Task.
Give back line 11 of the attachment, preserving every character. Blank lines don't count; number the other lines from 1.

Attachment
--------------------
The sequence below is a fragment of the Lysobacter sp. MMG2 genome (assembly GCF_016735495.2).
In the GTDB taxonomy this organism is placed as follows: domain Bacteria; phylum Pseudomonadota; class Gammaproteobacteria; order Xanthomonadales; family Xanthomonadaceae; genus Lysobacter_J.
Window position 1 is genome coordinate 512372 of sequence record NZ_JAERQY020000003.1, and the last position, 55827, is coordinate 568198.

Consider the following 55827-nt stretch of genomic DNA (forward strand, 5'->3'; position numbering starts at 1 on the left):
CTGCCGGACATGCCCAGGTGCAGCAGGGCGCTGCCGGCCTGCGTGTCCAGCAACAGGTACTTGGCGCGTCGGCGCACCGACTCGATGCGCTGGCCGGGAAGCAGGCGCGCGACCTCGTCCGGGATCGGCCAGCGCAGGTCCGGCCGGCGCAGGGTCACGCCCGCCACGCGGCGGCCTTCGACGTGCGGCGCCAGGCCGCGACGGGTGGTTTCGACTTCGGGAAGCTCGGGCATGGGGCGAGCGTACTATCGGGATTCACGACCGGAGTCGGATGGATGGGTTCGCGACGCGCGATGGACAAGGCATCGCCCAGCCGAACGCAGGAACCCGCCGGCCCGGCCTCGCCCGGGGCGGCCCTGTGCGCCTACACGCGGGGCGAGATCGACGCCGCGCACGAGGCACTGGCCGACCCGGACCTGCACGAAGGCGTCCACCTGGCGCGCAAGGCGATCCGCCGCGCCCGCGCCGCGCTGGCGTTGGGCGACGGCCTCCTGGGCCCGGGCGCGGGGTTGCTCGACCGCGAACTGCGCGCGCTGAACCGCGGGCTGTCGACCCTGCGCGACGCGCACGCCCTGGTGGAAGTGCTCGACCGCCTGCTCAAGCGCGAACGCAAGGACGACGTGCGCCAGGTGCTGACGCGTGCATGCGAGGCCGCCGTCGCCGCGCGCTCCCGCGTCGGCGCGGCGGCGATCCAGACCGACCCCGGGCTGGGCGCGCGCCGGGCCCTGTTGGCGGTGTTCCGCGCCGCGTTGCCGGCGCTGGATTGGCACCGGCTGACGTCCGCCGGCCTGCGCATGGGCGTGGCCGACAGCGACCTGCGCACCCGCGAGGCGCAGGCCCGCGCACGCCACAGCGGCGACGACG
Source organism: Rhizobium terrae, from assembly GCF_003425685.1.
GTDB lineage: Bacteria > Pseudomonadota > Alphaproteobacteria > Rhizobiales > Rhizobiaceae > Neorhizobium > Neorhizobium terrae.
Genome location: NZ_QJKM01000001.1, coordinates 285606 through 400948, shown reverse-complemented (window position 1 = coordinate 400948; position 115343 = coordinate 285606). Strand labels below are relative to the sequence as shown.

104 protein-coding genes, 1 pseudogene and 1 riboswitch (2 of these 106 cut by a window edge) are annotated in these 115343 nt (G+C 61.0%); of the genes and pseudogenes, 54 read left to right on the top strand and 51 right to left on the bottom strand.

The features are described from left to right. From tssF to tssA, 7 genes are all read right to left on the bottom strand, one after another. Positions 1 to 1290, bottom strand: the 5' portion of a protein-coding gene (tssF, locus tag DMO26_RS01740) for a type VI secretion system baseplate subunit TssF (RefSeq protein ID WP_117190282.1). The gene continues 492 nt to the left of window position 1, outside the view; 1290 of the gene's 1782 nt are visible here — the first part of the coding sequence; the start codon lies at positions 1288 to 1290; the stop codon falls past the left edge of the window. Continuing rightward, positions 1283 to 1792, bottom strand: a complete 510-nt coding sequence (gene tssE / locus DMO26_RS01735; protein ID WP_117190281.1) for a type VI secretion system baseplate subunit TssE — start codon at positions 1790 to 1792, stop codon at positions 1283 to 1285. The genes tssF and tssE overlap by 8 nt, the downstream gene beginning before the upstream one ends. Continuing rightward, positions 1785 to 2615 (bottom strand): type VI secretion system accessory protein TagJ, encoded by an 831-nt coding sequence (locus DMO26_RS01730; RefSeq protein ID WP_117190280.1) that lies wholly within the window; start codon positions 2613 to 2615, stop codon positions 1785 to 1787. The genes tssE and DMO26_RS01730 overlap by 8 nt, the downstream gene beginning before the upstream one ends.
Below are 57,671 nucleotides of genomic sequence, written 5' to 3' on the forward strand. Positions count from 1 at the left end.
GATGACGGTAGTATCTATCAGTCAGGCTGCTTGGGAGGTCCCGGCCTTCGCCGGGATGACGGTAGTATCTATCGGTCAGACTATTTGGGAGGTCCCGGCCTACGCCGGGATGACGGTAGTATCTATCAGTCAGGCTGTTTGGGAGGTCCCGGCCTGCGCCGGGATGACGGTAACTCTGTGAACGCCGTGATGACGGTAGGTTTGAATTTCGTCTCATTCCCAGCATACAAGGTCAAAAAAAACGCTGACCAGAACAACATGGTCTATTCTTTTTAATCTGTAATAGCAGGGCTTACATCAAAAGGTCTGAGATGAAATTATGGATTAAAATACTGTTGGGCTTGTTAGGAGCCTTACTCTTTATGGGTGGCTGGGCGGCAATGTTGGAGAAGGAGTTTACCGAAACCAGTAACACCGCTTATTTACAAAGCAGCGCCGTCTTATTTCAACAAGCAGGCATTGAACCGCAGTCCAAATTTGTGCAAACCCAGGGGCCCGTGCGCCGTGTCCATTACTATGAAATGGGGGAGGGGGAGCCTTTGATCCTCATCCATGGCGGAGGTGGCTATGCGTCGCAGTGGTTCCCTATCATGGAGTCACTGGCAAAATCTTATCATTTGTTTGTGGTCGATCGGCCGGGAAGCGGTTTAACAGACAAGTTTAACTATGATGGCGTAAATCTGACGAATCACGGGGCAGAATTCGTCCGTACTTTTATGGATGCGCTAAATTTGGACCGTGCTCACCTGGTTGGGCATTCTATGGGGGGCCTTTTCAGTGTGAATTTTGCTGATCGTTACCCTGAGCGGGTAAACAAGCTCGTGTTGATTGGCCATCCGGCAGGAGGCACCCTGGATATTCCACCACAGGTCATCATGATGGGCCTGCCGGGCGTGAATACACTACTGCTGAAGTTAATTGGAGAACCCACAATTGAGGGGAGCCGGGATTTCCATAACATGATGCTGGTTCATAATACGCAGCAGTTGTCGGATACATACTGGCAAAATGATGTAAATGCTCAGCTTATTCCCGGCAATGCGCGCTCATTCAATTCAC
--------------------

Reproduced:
Below are 57,671 nucleotides of genomic sequence, written 5' to 3' on the forward strand. Positions count from 1 at the left end.